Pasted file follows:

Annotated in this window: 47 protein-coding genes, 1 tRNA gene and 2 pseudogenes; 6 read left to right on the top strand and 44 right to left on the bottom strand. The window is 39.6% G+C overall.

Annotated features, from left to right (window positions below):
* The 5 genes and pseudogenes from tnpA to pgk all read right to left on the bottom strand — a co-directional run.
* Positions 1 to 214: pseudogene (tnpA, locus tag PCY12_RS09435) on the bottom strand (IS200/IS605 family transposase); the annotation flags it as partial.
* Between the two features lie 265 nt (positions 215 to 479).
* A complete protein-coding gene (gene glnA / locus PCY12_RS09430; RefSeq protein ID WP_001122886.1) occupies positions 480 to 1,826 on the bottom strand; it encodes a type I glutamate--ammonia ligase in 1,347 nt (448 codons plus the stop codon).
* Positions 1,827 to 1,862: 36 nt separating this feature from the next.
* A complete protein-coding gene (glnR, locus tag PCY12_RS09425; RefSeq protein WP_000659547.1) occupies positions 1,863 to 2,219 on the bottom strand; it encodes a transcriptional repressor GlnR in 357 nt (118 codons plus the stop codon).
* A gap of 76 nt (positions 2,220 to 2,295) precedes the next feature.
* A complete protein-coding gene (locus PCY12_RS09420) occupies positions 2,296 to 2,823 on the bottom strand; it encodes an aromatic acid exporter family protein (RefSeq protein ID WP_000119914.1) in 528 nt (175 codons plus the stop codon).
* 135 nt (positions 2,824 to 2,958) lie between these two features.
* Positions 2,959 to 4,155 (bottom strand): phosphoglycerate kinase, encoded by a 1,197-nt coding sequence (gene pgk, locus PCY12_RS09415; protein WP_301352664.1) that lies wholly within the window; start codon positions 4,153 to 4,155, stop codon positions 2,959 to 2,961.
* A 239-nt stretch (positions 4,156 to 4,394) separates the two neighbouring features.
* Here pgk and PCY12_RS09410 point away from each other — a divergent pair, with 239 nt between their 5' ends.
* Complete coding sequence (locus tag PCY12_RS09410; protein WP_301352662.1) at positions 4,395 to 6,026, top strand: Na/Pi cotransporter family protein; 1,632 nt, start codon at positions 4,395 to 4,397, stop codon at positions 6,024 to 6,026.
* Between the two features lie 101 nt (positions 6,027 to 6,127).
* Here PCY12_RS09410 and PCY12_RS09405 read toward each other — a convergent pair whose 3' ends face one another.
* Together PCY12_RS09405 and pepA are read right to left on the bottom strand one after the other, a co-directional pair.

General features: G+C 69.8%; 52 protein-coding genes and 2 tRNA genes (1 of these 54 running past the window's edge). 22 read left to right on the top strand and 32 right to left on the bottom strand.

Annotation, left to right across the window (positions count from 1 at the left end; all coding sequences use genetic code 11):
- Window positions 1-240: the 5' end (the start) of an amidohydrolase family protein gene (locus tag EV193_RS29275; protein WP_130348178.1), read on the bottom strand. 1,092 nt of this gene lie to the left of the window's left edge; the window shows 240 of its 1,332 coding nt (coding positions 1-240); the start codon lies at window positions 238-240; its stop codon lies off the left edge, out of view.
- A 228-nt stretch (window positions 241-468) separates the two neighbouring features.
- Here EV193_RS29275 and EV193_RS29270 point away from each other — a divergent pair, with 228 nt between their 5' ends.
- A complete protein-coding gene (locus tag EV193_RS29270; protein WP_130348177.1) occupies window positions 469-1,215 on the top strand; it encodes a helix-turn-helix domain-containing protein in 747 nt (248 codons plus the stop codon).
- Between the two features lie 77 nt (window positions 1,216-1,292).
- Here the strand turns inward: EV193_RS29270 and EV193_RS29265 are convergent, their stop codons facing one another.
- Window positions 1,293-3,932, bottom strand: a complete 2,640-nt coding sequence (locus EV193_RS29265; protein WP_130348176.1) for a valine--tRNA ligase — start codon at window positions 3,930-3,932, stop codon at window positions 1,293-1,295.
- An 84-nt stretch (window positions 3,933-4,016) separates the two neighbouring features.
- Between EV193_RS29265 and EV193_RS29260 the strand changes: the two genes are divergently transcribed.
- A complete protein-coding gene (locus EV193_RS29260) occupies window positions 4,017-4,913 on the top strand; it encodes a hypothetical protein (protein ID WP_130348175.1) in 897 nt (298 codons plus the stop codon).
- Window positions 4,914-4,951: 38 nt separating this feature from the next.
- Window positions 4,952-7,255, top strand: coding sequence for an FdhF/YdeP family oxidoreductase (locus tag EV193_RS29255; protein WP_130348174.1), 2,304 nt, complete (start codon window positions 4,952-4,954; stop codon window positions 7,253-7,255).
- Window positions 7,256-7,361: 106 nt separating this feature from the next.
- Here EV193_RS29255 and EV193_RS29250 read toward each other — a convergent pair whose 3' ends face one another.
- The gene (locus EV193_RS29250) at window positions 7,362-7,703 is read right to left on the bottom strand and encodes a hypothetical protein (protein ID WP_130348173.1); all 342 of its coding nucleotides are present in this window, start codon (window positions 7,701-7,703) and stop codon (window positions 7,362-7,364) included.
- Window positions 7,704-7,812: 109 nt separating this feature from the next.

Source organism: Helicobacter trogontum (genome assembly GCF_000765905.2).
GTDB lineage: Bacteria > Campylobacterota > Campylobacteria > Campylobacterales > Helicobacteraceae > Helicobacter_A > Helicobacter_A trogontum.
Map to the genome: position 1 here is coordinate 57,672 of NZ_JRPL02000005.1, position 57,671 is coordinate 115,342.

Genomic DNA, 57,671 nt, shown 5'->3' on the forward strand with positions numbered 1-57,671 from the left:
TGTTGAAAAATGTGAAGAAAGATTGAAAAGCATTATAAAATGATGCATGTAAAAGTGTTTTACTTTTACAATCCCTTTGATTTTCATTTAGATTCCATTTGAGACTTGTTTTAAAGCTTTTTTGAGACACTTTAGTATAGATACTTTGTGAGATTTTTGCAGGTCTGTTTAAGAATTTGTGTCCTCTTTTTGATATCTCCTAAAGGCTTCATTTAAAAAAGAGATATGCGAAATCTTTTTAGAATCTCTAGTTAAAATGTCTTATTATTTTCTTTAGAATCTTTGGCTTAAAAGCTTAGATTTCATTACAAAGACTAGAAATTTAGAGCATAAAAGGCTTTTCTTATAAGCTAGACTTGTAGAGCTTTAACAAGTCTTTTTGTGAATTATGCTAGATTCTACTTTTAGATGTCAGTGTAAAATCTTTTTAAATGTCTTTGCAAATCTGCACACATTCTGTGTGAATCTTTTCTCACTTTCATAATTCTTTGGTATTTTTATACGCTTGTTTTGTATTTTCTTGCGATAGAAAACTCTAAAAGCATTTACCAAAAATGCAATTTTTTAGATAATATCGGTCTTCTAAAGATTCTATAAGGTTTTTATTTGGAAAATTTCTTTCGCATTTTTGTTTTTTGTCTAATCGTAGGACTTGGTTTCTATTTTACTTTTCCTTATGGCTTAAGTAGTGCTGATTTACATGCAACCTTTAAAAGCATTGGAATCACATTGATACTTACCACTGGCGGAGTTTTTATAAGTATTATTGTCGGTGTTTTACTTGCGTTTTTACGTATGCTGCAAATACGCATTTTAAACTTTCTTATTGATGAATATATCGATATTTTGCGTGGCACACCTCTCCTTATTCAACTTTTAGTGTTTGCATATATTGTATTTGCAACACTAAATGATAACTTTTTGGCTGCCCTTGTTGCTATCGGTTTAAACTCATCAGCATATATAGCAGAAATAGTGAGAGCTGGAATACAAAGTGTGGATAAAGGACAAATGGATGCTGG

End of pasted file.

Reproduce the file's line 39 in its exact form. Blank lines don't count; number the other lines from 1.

Map to the genome: position 1 here is coordinate 57,672 of NZ_JRPL02000005.1, position 57,671 is coordinate 115,342.